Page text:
The module I use is this one from Adafruit as it has an external antenna and is quite an accurate one ( 10nsecs according to the spec sheet - others are up to 50 nsecs or more):

http://proto-pic.co.uk/ultimate-gps-breakout-66-channel-w-10-hz-updates-mtk3339-chipset/

The other method is to use a scope, use the 1pps to trigger the scope and observe the phase shift on the 10MHz (assuming the phase shift is less than the 100 nsec period which it should be).

That sounds like a good way to double-check the reference as well. Thanks
 

Offline motocoder

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Re: Economical option for precision frequency reference?
« Reply #19 on: July 13, 2015, 11:01:24 pm »
For $100, I think I'll give it a go. It seems like it will be a fun project to get that up and working. Any suggestions on PS and Antenna?

Any good quality power supply should be fine.  People tend to prefer linear supplies for frequency references, but since most of the commercial units have internal switching supplies I don't think it makes much difference.  It looks like each of the two units needs 24V at 2 amps.  You don't have to run both units - remember that this was for Lucent who always specifies redundant systems - but it's probably best to start with both to make sure everything is working properly.

Any 5 volt GPS antenna will work.  Some of the newer antennas are 3.3 volt only so look carefully.  However, you'll get the best performance with a timing-grade antenna.  They typically have narrower filtering than navigation antennas. Just search for <gps antenna timing> and start browsing.

The antenna should be mounted outdoors with a clear view of the sky towards the equator (since that's the direction where you'll see more satellites).  You may be able to get away with an indoor antenna, but it will definitely reduce the signal levels and the number of satellites tracked.  It may cause the unit to lose lock and go into holdover.  More gain is better.  These older GPSDOs tend to have poorer sensitivity than current ones.  This could become an issue if you have a long cable run from the antenna to the receiver.  In the manual for the Trimble Thunderbolt they recommend RG-59 or RG-6 cable between the antenna and the receiver.  They basically say "Yes, we know it's 75 ohms and the equipment is 50 ohms.  It doesn't matter.  The cable is good, cheap, and widely available.  Shut up and use it!"  ... or words to that effect.  :)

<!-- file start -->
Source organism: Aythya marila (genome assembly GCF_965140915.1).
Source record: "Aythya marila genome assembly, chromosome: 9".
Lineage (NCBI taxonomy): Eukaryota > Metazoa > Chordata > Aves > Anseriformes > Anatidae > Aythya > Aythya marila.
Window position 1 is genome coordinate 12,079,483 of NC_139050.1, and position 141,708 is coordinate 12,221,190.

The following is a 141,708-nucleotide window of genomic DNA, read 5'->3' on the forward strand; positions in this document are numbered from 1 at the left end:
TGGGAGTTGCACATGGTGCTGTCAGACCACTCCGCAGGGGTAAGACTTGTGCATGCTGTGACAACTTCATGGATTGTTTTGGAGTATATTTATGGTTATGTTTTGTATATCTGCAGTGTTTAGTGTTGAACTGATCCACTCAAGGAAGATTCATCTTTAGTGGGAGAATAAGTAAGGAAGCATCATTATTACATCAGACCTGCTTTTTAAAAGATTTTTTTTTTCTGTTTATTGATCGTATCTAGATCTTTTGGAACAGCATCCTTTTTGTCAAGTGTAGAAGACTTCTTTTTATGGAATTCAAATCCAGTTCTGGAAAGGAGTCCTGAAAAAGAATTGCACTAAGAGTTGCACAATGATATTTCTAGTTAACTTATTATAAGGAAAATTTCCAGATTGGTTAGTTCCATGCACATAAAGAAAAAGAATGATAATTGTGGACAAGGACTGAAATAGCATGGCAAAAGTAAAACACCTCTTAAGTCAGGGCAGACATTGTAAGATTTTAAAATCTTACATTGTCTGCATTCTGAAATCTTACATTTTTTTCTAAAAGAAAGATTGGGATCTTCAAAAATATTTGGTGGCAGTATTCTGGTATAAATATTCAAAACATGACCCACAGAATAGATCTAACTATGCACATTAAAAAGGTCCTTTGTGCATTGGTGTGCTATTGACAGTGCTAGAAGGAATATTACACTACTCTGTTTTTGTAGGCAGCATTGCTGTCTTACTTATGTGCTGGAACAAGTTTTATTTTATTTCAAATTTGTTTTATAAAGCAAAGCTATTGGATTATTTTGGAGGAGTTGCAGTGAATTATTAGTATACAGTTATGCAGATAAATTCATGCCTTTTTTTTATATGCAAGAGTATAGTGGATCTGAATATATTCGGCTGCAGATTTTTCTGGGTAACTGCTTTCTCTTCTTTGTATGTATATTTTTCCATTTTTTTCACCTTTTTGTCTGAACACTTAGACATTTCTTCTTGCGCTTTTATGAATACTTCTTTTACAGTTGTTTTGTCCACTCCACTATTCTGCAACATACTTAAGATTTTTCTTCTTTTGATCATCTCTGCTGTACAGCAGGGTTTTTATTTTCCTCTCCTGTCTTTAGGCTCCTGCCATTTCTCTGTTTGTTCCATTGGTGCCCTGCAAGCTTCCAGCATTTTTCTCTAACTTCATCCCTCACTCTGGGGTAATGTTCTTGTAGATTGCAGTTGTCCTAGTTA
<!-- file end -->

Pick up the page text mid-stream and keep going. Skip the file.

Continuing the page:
Any thoughts on either of these antennas (i think they might be the same, barring the read color of the collar)?

http://www.ebay.com/itm/NIB-Lucent-PCTEL-GPS-TMG-HR-26NCM-26dB-Timing-Antenna-N-f-w-Collar-Mount-MaxRad-/301687250710?pt=LH_DefaultDomain_0&hash=item463df61f16
http://www.ebay.com/itm/Datum-2640NW-D-E-GPS-26dB-5V-Antenna-Telecom-Timing-N-Conn-PCTEL-Lucent-NEW-/361230143301?pt=LH_DefaultDomain_0&hash=item541afe8f45

I would also need to source a cable with the correct connectors. I have some cable, but not with these connectors on them. Looks like I would need a TNC male on one end and an N male on the other.

 

Offline Lightages

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Re: Economical option for precision frequency reference?
« Reply #20 on: July 13, 2015, 11:08:39 pm »
I decided to get the unit I posted earlier from ebay. It should make a nice video when I get back to making videos.
 

Offline motocoder

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Re: Economical option for precision frequency reference?